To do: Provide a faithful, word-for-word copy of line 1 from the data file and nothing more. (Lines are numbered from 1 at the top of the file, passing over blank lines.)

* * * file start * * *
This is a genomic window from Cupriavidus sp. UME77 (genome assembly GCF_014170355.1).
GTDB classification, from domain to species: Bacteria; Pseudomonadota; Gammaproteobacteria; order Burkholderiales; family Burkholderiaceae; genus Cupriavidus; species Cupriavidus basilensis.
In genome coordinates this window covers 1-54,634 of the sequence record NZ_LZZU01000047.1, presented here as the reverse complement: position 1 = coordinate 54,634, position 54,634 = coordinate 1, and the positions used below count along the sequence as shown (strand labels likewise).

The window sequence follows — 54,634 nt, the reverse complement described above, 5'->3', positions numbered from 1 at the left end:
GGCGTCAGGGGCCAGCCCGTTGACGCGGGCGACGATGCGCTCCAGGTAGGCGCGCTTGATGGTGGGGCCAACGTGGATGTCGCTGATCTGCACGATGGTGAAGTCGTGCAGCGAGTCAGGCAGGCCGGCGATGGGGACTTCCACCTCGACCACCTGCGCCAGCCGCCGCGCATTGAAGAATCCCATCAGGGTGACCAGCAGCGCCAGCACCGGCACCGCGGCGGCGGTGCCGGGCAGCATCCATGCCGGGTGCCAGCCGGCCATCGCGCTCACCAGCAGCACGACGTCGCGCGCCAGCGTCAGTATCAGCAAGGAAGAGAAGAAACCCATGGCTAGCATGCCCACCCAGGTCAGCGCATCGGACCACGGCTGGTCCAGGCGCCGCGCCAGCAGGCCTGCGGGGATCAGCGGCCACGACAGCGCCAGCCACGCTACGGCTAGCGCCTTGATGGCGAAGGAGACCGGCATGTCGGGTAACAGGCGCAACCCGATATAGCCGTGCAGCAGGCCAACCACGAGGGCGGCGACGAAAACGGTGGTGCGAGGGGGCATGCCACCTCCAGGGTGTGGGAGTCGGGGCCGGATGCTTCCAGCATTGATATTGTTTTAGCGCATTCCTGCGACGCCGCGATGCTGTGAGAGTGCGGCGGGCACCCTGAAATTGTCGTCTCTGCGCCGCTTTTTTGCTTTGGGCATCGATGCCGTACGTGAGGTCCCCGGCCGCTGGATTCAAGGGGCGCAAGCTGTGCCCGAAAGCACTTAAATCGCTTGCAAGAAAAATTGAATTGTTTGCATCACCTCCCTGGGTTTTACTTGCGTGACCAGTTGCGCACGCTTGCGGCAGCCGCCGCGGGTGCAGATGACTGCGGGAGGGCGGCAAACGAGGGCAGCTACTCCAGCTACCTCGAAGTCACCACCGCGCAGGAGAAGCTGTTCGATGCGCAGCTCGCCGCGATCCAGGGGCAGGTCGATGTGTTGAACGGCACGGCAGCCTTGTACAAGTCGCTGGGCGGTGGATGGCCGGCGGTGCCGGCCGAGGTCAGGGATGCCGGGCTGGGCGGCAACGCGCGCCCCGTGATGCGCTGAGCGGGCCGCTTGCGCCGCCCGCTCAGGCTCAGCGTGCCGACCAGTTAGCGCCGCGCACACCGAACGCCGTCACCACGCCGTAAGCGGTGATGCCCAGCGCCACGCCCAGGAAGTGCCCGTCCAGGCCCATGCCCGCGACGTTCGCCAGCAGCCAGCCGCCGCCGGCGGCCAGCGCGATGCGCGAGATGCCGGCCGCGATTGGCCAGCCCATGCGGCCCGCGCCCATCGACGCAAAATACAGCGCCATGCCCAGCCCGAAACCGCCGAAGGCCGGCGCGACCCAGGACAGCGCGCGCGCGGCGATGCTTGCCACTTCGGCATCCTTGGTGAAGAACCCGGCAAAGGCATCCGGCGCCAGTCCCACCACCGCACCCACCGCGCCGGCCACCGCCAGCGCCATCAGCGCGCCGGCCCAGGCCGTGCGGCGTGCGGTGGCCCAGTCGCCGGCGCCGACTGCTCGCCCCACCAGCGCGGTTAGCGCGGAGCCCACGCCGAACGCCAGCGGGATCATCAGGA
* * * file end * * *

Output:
This is a genomic window from Cupriavidus sp. UME77 (genome assembly GCF_014170355.1).